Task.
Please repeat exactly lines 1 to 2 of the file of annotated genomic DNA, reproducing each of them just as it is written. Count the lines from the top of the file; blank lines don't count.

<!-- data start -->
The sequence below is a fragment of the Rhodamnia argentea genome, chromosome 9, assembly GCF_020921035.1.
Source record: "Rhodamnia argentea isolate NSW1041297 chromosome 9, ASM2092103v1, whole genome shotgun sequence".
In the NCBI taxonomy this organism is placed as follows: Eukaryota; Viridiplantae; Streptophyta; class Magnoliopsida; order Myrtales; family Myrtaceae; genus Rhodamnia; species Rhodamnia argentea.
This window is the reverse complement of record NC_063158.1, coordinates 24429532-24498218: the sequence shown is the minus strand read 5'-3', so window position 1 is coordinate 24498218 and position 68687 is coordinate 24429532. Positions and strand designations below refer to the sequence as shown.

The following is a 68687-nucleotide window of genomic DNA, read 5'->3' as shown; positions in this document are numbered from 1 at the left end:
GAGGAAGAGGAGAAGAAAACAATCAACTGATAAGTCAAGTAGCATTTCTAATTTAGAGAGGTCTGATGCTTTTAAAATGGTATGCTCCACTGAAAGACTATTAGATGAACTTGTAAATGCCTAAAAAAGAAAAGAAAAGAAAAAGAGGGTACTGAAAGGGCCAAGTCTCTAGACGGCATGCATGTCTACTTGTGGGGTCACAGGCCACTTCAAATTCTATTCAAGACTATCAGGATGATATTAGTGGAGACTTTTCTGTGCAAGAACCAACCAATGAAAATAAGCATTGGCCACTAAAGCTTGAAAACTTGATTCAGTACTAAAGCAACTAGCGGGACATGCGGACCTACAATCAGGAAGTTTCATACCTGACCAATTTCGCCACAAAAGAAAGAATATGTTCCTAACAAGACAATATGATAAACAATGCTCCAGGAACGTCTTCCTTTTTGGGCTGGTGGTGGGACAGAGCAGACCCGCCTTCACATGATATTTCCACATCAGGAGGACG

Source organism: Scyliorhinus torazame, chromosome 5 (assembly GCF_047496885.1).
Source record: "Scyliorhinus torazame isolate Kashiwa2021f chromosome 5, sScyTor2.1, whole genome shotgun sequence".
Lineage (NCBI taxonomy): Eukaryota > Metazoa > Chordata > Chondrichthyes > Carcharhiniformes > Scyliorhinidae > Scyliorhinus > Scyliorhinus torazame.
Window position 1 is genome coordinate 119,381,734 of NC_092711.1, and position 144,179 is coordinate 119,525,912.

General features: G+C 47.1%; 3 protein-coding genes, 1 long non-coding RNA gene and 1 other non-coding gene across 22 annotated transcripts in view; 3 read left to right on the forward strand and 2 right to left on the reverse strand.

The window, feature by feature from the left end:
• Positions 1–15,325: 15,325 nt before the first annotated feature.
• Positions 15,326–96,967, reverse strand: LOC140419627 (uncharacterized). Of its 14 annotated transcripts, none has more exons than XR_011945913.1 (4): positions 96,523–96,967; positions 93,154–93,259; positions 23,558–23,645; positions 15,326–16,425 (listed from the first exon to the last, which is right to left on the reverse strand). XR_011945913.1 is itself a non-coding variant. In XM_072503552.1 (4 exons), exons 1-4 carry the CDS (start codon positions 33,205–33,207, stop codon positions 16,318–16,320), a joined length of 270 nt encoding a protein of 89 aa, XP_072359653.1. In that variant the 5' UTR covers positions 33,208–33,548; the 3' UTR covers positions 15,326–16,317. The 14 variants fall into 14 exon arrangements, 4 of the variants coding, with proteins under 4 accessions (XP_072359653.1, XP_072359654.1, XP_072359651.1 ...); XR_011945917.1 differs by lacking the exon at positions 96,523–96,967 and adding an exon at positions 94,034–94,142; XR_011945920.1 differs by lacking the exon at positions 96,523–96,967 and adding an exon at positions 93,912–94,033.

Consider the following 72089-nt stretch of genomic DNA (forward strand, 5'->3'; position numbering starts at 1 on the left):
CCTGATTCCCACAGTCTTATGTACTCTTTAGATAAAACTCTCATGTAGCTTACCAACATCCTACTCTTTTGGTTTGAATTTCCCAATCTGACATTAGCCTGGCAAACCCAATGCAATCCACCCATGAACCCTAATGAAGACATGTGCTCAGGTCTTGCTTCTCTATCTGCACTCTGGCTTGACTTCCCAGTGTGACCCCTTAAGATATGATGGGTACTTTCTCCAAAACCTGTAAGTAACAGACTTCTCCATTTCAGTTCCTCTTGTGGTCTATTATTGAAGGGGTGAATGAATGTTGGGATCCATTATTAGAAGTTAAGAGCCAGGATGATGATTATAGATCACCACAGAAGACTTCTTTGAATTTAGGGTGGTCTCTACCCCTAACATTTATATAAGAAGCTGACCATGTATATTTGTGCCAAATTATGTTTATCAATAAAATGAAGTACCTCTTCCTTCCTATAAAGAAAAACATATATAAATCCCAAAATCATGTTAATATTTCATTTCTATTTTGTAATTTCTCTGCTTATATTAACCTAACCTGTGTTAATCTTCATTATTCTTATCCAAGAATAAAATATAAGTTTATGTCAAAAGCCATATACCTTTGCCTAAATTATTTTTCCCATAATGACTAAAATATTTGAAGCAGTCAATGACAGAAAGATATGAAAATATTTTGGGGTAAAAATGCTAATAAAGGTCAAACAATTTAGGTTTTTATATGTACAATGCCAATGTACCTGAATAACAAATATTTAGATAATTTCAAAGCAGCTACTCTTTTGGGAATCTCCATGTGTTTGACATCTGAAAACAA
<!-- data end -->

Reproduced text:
The sequence below is a fragment of the Rhodamnia argentea genome, chromosome 9, assembly GCF_020921035.1.
Source record: "Rhodamnia argentea isolate NSW1041297 chromosome 9, ASM2092103v1, whole genome shotgun sequence".